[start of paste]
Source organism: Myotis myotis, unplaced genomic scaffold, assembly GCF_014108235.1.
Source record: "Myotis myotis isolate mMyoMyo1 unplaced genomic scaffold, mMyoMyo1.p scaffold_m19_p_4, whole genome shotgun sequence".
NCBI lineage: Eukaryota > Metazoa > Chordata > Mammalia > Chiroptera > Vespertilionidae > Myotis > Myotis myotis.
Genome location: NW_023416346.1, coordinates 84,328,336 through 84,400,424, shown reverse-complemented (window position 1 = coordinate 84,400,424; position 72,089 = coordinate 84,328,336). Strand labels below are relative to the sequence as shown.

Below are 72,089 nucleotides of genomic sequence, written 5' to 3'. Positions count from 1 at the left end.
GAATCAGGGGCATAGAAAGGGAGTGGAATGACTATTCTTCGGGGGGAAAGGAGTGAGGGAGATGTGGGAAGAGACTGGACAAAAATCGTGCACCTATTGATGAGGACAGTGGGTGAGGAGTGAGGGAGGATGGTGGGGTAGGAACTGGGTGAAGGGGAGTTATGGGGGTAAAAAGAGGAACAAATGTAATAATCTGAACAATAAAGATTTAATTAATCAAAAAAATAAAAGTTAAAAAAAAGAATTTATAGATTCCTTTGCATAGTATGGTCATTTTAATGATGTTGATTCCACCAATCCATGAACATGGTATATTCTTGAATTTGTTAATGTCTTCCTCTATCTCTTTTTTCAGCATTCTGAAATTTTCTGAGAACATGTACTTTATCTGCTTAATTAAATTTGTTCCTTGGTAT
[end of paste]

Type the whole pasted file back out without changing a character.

Source organism: Myotis myotis, unplaced genomic scaffold, assembly GCF_014108235.1.
Source record: "Myotis myotis isolate mMyoMyo1 unplaced genomic scaffold, mMyoMyo1.p scaffold_m19_p_4, whole genome shotgun sequence".
NCBI lineage: Eukaryota > Metazoa > Chordata > Mammalia > Chiroptera > Vespertilionidae > Myotis > Myotis myotis.
Genome location: NW_023416346.1, coordinates 84,328,336 through 84,400,424, shown reverse-complemented (window position 1 = coordinate 84,400,424; position 72,089 = coordinate 84,328,336). Strand labels below are relative to the sequence as shown.

Below are 72,089 nucleotides of genomic sequence, written 5' to 3'. Positions count from 1 at the left end.
GAATCAGGGGCATAGAAAGGGAGTGGAATGACTATTCTTCGGGGGGAAAGGAGTGAGGGAGATGTGGGAAGAGACTGGACAAAAATCGTGCACCTATTGATGAGGACAGTGGGTGAGGAGTGAGGGAGGATGGTGGGGTAGGAACTGGGTGAAGGGGAGTTATGGGGGTAAAAAGAGGAACAAATGTAATAATCTGAACAATAAAGATTTAATTAATCAAAAAAATAAAAGTTAAAAAAAAGAATTTATAGATTCCTTTGCATAGTATGGTCATTTTAATGATGTTGATTCCACCAATCCATGAACATGGTATATTCTTGAATTTGTTAATGTCTTCCTCTATCTCTTTTTTCAGCATTCTGAAATTTTCTGAGAACATGTACTTTATCTGCTTAATTAAATTTGTTCCTTGGTAT